For ages, men have pondered Zion. Enoch and his people built the great city Zion. Melchezidek ruled a Zion community that, like the City of Enoch, was taken into heaven. After the Savior left the Nephites, these people had a community very much like Zion. Joseph Smith taught the early saints about the commandment to build again Zion. And in our own time, Elder D Todd Christofferson has taught us many things that we must do to build again Zion.
As a child, reading 4th Nephi, I yearned to join the community they made. As an adult I have pondered how. How can we build Zion?
Often from the pulpit, we hear, “I love each and every one of you.” And in a way, I am sure those who say that really do. In a calling of service, I know that one cannot help love those whom they serve. And after all, we are commanded to love everyone and it is great that so many people are trying to do just that. But I just don’t feel particularly loved from the person who says, “I love you each and every one of you,” at the pulpit but doesn’t seem to know that I exist in any other circumstance.
I think my kids have similar feelings. It’s all good and grand when I say, “I love you,” to them. But it is meaningless when I find time to chat on Facebook but am too busy to sit down and read them a story. But when I do notice them and their needs regularly, we become friends. Good friends. My teenagers, who I spent their childhood serving and caring for, are my best friends today. I cherish every moment I have with them because they are my friends.
And I think, that is what needs to happen in our wards and branches in The Church of Jesus Christ of Latter-day Saints. We need to become friends in the genuine sense of the word. How can we even consider building Zion, if we can’t be friends with the people with whom we share the same beliefs?
Walking into church needs to make our hearts happy, because we are there with our friends.
The Savior expressed this when to His apostles. He said:
“14 Ye are my friends, if ye do whatsoever I command you.
“15 Henceforth I call you not servants; for the servant knoweth not what his lord doeth: but I have called you friends; for all things that I have heard of my Father I have made known unto you.” (John 15:14-15)
Consider these words from President Boyd K Packer:
“But no matter how large the organization of the Church becomes or how many millions of members join our ranks, no matter how many continents and countries our missionaries enter or how many different languages we speak, the true success of the gospel of Jesus Christ will be measured by the spiritual strength of its individual members. We need the strength of conviction that is found in the heart of every loyal disciple of Christ… We need the recent convert and those among our numbers descended from the pioneers. We need to seek out those who have strayed and assist them to return to the fold. We need everyone’s wisdom and insight and spiritual strength. Each member of this Church as an individual is a critical element of the body of the Church.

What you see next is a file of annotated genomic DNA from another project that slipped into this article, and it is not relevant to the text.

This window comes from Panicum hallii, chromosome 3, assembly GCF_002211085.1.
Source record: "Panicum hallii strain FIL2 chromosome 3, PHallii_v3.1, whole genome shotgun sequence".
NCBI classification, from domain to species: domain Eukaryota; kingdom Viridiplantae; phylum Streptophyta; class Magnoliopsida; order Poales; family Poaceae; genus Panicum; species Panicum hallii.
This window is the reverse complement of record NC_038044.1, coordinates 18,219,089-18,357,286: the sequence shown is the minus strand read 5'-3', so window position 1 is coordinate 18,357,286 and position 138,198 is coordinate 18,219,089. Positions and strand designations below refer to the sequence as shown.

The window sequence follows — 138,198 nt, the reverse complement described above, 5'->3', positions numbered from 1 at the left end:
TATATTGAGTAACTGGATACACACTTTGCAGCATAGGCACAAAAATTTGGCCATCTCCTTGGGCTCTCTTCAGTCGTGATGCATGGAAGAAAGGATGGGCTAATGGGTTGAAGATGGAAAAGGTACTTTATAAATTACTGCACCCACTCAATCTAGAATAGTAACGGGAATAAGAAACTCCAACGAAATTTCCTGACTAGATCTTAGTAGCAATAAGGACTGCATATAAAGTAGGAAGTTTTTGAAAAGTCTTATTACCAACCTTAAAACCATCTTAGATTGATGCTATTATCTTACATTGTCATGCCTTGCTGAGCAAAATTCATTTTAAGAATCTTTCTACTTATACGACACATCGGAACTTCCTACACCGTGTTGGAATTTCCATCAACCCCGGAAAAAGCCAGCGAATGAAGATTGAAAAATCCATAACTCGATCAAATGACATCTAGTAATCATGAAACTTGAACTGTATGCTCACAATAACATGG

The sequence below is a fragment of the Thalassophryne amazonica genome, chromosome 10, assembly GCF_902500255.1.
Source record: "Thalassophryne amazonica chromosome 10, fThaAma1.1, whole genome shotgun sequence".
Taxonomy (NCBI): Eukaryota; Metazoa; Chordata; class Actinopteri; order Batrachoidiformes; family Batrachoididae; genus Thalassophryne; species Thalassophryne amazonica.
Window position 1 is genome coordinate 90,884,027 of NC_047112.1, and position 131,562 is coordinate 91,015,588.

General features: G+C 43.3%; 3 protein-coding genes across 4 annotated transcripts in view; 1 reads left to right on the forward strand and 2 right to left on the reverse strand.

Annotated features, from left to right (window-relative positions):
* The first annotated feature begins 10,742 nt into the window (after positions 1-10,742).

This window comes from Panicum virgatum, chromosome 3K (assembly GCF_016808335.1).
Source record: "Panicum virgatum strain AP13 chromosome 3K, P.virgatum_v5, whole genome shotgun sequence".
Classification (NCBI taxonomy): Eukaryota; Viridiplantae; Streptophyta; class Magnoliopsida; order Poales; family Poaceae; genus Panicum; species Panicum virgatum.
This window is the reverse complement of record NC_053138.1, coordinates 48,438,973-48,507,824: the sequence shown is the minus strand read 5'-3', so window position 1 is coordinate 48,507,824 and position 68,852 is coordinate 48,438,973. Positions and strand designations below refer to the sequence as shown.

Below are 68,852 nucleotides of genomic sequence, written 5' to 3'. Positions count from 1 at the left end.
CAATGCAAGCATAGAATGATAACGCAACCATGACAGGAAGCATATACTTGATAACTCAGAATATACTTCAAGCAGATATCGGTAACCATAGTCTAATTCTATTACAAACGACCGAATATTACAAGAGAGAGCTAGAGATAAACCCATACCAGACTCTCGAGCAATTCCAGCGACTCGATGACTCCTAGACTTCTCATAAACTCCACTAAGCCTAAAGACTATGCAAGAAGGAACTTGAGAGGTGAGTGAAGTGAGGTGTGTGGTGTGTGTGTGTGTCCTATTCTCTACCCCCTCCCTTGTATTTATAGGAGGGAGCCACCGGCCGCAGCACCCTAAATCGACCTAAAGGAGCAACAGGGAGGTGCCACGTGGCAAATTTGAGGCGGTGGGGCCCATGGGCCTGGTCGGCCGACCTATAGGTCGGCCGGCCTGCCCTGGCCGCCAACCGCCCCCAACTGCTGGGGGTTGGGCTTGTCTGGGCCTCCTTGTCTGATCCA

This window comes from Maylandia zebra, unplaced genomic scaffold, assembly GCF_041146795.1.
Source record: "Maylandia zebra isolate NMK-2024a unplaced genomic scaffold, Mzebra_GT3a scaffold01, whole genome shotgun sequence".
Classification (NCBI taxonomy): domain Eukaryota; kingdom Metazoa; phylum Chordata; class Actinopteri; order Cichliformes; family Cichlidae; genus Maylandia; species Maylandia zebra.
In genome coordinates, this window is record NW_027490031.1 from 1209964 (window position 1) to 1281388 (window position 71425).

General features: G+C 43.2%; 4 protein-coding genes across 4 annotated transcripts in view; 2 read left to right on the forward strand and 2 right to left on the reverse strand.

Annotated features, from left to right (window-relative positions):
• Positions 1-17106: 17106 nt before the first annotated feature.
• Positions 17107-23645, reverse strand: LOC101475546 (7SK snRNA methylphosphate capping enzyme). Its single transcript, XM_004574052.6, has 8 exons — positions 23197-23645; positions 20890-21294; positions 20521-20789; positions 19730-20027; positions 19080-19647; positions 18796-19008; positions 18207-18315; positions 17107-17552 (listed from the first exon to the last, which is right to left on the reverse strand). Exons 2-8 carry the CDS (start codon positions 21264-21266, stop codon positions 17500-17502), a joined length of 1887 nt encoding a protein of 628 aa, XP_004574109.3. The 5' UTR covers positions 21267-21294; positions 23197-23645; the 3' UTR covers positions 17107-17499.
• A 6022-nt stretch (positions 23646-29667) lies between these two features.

‘For as the body is one, and hath many members, and all the members of that one body, being many, are one body: so also is Christ.
‘For by one Spirit are we all baptized into one body. …
‘For the body is not one member, but many’ (1 Corinthians 12:12–14).” (Boyd K Packer, The Reason for Our Hope, Oct 2014)
Every member of the church has a common covenant to take upon them the name of Christ. Whether rich or poor, old or young, college educated or not, whether we come from different cultures and speak different languages, each of us has felt the redeeming love of Christ. We are all on the same team. “We need everyone’s wisdom and insight and spiritual strength.” But we cannot have everyone’s wisdom, insight, and strength if, for whatever reason, we won’t take the time to know each other and to become friends.
How do we become friends?
First, we must avoid the temptation to believe that we are better than our fellow members of the Church. Or conversely, avoid the temptation to believe that our fellow members of the Church are better than ourselves. Friendship includes rejoicing and enjoying one another’s talents.
Second, we must be willing to give of our time to talk to and serve alongside one another. No one makes friends with those to whom they are unwilling to speak. Talk openly and honestly. It’s easy to become friends with those who embrace us with open and honest dialogue.
Third, we must apologize quickly and forgive quickly.
And fourth, we must individually keep our covenants. Zion is the “pure in heart”. It is our covenants that bind us together, gives us the commonality we need for friendship, and it will be our covenants that lead us to Zion.
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